By Charles Sercombe
Hamtramck officials took their dispute with Detroit to Lansing on Thursday.
Unfortunately, they didn’t get back in town before we went to press that afternoon.
City Manager Bill cooper said Hamtramck and Detroit officials were asked to meet with state Treasurer Andy Dillon to see if a settlement could be reached on the dispute over how much tax revenue Hamtramck is due – if any — from the GM Poletown plant.
Detroit is saying that it has overpaid Hamtramck $7 million in recent years and has been holding up yearly payments for two years now.
Hamtramck denies it was overpaid and regardless of the disagreement, Detroit has been unfairly holding up yearly payments, amounting to $2 million a year.
Cooper said without the yearly payments, the city is heading into a $3.5 million budget deficit and payless paydays by March.
In the meantime, Hamtramck has been holding up water and sewer service payments to Detroit, but that money is not being tapped into. Instead, it is being held in an escrow account until the matter is resolved, which could take years to wind through the courts.
It was hoped that state officials could mediate the dispute. Cooper said state treasury officials initially sided with Detroit’s version of the dispute until recently when Hamtramck officials gave a point-by-point counter-argument.
Cooper said he’s not sure which way state officials are leaning now. However, even if the state sides one way or another, it’s not legally binding.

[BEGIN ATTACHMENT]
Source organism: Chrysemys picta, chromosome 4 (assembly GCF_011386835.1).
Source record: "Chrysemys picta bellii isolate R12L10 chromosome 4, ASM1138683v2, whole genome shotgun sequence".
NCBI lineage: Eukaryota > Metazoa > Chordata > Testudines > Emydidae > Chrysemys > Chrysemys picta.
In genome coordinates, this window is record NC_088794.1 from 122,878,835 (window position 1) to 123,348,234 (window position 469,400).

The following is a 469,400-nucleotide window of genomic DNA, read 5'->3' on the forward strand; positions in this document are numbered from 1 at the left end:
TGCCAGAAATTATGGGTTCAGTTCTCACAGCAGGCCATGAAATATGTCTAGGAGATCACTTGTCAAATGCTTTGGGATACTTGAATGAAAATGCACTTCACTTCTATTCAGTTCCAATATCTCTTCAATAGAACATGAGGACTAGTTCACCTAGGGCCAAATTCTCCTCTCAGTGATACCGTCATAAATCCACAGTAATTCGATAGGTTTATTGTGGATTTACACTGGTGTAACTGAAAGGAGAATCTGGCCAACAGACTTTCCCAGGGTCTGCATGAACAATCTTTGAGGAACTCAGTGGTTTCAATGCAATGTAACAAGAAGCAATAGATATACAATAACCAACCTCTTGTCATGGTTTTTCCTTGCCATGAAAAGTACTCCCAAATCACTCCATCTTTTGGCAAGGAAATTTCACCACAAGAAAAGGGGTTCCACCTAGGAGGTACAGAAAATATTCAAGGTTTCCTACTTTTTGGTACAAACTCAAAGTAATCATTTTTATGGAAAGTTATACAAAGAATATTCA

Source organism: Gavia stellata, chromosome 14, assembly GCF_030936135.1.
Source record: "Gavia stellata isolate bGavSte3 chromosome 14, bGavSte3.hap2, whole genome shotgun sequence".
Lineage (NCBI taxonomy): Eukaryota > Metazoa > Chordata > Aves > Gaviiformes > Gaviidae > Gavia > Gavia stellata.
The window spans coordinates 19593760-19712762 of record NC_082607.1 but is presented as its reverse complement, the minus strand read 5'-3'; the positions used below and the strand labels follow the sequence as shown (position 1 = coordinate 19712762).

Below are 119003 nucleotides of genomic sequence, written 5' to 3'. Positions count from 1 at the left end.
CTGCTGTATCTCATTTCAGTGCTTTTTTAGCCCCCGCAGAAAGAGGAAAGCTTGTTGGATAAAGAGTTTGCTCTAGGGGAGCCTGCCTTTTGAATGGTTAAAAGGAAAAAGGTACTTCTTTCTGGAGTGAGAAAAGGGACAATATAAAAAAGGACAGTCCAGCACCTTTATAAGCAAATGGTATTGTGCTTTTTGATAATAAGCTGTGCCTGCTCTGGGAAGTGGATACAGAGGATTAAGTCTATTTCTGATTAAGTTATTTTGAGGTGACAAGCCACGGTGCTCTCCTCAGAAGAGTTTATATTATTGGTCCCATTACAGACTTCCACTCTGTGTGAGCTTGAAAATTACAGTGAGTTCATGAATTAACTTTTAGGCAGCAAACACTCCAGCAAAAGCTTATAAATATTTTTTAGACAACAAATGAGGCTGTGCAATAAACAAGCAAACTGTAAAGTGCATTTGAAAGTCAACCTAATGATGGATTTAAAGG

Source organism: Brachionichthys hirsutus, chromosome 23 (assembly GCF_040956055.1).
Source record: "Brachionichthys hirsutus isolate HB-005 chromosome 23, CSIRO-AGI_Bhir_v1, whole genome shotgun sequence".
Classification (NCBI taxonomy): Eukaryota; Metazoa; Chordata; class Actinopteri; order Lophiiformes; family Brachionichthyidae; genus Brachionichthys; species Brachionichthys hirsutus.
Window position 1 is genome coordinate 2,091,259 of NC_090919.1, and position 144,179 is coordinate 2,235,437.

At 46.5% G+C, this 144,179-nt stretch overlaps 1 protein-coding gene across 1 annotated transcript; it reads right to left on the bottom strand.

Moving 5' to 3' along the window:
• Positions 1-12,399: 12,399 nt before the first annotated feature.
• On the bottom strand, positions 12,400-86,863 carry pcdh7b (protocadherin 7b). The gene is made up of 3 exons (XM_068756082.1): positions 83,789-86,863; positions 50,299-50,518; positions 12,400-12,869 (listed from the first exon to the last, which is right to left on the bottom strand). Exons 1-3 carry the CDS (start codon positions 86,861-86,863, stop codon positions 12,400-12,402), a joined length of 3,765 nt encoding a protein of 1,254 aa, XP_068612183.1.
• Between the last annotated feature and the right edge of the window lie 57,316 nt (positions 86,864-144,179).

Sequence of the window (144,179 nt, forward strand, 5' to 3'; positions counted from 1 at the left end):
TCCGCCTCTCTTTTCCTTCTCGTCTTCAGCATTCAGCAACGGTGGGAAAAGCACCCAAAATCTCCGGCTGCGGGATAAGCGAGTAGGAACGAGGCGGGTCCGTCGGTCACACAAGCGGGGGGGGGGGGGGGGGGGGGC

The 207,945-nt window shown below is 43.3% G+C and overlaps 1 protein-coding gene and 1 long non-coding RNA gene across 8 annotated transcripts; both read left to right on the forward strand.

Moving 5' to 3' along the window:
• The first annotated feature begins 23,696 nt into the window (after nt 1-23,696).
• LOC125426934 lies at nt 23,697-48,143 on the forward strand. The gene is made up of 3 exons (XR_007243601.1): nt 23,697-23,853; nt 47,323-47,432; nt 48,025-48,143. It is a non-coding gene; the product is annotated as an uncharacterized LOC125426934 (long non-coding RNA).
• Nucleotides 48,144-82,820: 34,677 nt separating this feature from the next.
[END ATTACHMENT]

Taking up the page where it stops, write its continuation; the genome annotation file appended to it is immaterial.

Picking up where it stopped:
That means if either Hamtramck or Detroit doesn’t agree with what state officials decide, the matter will still move forward through the courts. But time is not on Hamtramck’s side.
Cooper has warned that the city will find itself without cash to meet employee payroll come March.
Several weeks ago city officials asked the state for permission to file for bankruptcy, but state officials said there is no legal standing to take that action. It’s a loose end in state law that lawmakers may actually tinker with to make it easier for cities to file for bankruptcy before they find themselves bankrupt.
If Hamtramck becomes broke, the state could immediately appoint an emergency financial manager, who in turn can recommend the state to allow the city to file for bankruptcy.
Current state law requires an emergency financial manager to make that recommendation, not cities acting on their own.
Another option for the city, and recommended by the state, is to apply for an emergency loan. However, a majority of City Councilmembers have refused to apply for the loan. Cooper said that resistance to seek state help has baffled state officials.
The issue of a state loan will likely be on the agenda for next Tuesday’s council meeting.